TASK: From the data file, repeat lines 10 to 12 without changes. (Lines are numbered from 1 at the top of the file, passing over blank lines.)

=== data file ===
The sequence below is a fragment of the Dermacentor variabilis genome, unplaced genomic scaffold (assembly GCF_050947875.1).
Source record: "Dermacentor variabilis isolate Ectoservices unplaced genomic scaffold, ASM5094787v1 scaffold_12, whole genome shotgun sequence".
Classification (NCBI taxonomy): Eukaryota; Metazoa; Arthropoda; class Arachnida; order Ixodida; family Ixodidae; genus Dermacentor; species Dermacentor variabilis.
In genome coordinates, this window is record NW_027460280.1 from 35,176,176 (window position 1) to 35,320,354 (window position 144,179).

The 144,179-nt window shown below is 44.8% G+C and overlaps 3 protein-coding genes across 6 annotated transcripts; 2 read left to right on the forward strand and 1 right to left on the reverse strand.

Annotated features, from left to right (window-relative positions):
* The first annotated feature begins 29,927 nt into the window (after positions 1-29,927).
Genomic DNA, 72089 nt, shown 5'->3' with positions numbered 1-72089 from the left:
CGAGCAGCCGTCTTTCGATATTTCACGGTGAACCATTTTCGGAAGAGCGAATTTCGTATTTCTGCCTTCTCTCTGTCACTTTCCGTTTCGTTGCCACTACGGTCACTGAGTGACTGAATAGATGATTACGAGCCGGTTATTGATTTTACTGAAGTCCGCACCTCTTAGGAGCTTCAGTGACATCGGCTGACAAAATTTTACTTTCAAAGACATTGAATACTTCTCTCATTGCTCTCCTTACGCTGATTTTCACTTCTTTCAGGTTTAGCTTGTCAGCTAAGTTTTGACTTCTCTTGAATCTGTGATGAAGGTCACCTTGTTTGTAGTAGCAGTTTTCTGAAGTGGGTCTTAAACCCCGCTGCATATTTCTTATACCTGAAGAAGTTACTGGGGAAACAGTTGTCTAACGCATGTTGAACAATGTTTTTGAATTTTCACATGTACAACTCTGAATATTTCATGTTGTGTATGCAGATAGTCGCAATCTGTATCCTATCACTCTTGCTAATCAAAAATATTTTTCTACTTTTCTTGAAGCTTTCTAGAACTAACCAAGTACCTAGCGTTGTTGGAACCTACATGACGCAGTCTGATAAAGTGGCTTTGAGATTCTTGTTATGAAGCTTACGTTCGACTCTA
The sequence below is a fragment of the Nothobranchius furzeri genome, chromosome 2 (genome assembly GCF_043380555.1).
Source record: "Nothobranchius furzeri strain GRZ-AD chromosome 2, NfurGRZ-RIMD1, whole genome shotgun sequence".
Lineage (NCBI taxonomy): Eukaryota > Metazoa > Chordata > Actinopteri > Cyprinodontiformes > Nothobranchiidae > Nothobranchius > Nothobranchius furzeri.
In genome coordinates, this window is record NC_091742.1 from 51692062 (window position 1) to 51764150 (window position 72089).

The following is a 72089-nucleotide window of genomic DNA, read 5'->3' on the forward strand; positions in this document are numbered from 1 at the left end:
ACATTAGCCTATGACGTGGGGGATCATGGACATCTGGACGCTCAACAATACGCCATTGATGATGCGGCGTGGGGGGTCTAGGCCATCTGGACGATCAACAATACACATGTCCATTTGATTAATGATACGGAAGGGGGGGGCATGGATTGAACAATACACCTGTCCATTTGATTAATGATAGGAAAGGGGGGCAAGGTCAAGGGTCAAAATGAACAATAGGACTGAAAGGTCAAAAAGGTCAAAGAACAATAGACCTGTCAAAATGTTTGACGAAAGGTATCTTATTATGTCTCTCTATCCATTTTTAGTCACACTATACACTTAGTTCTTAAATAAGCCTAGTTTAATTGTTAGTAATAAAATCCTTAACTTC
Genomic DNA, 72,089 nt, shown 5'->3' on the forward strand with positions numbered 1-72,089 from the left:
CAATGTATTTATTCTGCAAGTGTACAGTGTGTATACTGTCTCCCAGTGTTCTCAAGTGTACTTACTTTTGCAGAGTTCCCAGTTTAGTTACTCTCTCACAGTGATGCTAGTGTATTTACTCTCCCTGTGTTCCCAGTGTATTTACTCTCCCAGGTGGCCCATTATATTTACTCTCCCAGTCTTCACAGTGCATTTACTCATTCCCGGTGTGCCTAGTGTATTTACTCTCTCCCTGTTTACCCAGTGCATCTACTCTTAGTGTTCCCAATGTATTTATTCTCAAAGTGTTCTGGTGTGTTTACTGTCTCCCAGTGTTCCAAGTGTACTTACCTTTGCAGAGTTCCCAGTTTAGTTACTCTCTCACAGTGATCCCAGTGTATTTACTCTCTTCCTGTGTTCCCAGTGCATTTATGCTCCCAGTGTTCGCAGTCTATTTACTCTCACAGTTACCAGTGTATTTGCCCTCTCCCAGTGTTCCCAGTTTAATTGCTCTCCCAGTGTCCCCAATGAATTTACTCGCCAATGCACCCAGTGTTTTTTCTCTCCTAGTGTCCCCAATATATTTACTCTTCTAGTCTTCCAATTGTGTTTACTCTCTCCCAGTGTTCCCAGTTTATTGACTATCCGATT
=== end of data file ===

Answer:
The sequence below is a fragment of the Nothobranchius furzeri genome, chromosome 2 (genome assembly GCF_043380555.1).
Source record: "Nothobranchius furzeri strain GRZ-AD chromosome 2, NfurGRZ-RIMD1, whole genome shotgun sequence".
Lineage (NCBI taxonomy): Eukaryota > Metazoa > Chordata > Actinopteri > Cyprinodontiformes > Nothobranchiidae > Nothobranchius > Nothobranchius furzeri.